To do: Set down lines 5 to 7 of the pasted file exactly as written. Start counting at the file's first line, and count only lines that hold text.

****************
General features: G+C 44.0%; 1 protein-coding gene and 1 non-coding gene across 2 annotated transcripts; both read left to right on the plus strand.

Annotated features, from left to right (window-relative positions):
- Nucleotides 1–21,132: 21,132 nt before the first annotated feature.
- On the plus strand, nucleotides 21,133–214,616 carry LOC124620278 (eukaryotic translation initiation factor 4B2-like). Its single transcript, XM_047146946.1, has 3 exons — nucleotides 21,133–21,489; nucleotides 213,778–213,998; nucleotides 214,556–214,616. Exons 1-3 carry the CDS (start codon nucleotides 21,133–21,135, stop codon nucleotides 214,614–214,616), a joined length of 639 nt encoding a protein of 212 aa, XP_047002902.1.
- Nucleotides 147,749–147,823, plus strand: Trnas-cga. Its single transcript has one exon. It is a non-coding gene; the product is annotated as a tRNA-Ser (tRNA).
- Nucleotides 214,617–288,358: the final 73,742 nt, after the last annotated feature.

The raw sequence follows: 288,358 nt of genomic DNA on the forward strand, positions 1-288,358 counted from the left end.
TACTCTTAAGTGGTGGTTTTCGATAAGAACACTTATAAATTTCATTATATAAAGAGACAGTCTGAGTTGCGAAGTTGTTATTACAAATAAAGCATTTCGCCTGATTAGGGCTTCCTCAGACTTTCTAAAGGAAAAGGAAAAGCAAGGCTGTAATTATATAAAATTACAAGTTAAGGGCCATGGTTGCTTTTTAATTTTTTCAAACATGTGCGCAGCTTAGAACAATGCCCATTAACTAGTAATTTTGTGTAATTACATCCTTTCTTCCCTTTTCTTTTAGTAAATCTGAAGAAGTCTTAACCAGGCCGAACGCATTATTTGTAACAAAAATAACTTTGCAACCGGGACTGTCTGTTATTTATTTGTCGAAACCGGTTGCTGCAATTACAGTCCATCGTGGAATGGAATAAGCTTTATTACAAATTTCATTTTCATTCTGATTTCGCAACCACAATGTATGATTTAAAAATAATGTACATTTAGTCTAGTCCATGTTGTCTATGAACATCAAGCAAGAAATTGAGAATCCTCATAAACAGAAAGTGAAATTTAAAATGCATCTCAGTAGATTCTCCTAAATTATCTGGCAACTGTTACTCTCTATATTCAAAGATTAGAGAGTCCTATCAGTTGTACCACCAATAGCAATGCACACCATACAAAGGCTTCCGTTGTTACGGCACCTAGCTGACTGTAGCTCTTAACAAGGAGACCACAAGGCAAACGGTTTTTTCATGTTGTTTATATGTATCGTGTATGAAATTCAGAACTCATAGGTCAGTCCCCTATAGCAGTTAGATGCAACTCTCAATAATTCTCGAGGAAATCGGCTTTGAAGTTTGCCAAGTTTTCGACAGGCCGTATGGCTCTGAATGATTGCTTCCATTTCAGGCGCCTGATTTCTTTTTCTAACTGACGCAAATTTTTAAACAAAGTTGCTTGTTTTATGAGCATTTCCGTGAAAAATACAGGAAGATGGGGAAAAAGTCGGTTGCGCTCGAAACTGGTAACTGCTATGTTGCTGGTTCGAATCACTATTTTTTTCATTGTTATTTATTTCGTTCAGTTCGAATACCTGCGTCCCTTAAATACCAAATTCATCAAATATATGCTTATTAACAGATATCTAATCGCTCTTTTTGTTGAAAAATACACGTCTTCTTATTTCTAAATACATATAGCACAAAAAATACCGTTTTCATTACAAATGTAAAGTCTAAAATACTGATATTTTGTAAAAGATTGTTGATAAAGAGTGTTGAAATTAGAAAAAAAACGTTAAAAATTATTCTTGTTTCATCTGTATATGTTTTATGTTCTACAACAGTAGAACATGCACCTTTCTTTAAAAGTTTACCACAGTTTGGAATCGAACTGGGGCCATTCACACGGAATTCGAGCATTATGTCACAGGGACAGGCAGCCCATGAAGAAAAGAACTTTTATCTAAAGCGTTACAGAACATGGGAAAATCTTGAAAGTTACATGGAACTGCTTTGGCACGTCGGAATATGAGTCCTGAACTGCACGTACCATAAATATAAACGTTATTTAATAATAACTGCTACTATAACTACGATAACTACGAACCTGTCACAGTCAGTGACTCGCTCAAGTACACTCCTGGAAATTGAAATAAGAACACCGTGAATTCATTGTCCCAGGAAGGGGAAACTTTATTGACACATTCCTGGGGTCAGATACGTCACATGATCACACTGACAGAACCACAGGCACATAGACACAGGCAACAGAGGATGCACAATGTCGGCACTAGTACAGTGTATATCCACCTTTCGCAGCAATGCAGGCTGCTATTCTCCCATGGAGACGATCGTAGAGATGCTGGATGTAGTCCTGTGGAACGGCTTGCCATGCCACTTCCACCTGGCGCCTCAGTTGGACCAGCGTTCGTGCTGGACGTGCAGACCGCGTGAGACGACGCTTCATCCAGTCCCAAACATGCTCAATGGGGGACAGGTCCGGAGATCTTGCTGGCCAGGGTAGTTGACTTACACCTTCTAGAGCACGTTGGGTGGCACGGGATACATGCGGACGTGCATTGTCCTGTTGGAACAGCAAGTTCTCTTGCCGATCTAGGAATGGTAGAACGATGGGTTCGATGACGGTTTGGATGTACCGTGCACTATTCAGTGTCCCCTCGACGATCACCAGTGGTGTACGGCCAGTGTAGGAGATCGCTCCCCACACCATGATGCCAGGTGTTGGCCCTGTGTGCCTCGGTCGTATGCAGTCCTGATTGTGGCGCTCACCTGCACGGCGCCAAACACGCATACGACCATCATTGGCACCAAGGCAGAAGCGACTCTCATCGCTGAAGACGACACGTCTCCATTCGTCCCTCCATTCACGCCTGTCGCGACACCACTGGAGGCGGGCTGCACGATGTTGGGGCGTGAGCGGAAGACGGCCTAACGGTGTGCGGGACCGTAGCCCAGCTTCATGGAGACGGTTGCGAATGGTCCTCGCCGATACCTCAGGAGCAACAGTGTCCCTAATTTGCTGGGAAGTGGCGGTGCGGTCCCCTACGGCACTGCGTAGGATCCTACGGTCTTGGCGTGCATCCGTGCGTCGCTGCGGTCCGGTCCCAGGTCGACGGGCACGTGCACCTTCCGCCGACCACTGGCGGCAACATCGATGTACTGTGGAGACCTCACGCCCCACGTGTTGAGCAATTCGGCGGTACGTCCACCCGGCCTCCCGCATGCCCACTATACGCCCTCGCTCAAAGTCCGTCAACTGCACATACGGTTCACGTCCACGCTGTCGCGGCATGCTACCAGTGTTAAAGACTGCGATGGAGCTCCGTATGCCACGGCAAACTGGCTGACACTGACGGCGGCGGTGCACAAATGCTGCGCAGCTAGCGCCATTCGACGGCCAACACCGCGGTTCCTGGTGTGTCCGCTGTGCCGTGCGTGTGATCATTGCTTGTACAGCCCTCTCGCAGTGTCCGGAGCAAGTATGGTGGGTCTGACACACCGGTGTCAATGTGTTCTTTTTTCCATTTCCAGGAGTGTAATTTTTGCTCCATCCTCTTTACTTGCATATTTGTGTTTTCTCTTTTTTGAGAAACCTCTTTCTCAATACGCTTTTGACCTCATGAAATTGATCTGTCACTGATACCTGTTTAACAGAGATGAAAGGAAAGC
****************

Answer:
- Nucleotides 147,749–147,823, plus strand: Trnas-cga. Its single transcript has one exon. It is a non-coding gene; the product is annotated as a tRNA-Ser (tRNA).
- Nucleotides 214,617–288,358: the final 73,742 nt, after the last annotated feature.

The raw sequence follows: 288,358 nt of genomic DNA on the forward strand, positions 1-288,358 counted from the left end.